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Villagers combined their belief that something had cursed them with fear of the dead, and concluded that perhaps the recently deceased might be responsible, having come back from the graves with evil intent. Graves were unearthed, and surprised villagers often mistook ordinary decomposition processes for supernatural phenomenon. For example, though laypeople might assume that a body would decompose immediately, if the coffin is well sealed and buried in winter, putrefaction might be delayed by weeks or months; intestinal decomposition creates bloating which can force blood up into the mouth, making it look like a dead body has recently sucked blood.
These processes are well understood by modern doctors and morticians, but in medieval Europe were taken as unmistakable signs that vampires were real and existed among them. The best way to deal with vampires, of course, is to prevent them from coming back in the first place.
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A few centuries ago in Europe this was often accomplished by staking suspected vampires in their graves; the idea was to physically pin the vampire to the earth, and the chest was chosen because it's the trunk of the body. This tradition was later reflected in popular fiction depicting wooden stakes as dispatching vampires. There was no particular significance to using wood; according to folklore, vampires — like djinn genies and many other magical creatures — fear iron, so an iron bar would be even more effective than a wooden stake. Other traditional methods of killing vampires include decapitation and stuffing the severed head's mouth with garlic or a brick.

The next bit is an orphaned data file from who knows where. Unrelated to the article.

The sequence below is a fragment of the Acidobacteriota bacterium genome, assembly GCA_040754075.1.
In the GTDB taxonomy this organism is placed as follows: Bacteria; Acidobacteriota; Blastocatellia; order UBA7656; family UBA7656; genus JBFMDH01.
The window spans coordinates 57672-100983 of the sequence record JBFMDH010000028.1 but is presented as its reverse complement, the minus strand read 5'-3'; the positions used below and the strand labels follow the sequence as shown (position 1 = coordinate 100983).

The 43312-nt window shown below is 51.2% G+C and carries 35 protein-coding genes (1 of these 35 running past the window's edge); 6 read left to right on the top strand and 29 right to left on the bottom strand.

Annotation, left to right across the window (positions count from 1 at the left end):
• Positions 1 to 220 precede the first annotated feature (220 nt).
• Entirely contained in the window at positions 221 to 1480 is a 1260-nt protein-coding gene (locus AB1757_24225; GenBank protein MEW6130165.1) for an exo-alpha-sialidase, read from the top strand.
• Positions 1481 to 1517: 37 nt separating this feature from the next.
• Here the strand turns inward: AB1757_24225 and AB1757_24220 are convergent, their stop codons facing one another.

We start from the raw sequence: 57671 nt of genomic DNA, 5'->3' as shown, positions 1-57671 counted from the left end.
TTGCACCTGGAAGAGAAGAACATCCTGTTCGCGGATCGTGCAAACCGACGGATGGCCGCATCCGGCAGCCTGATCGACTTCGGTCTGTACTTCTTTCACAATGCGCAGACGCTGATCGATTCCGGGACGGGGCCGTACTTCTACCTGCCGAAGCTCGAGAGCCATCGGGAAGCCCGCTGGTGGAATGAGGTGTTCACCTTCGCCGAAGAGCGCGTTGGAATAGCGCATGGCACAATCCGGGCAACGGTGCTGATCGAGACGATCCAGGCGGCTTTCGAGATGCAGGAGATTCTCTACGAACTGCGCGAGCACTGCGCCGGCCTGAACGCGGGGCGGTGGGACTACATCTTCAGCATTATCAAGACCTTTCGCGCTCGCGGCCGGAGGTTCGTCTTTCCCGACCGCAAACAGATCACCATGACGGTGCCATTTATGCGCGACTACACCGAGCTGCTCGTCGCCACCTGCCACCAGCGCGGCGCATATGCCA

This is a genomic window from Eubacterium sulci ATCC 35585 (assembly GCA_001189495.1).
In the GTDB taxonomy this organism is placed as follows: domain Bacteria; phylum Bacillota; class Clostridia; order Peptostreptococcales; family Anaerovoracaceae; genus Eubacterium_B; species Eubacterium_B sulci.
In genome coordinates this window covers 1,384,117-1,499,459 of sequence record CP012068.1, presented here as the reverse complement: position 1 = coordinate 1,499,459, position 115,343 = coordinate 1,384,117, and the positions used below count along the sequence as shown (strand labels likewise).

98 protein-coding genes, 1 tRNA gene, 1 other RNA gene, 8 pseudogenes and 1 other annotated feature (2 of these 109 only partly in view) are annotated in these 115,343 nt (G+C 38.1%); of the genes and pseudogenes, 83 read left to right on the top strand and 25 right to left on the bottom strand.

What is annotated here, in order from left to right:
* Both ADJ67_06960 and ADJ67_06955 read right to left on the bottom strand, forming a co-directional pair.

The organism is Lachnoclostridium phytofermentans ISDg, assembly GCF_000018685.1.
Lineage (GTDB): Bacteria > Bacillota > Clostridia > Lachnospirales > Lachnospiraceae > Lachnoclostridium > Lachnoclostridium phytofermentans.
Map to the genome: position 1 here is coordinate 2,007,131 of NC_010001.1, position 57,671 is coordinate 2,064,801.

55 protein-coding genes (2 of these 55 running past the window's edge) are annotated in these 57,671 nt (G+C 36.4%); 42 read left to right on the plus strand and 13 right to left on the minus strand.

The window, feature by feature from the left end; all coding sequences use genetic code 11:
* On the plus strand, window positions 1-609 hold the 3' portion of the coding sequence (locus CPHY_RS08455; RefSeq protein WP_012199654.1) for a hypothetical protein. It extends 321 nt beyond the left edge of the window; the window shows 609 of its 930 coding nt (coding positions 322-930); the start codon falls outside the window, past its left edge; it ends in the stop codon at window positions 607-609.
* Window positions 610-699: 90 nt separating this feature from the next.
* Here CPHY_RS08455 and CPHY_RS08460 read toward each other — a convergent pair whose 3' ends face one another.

In fact, suspected vampire graves have been found with just such signs. According to a Live Science article, "The body of the woman was found in a mass grave on the Venetian island of Nuovo Lazzaretto.
Whether that burial reflected an accused vampire or not, other graves are much clearer. If your local villagers neglected to unearth and stake a suspected vampire and he or she has returned from the grave, there are steps you can take to protect yourself.
The exact method varies around the world, but in some traditions the best way to stop a vampire is to carry a small bag of salt with you. If you are being chased, you need only to spill the salt on the ground behind you, at which point the vampire is obligated to stop and count each and every grain before continuing the pursuit.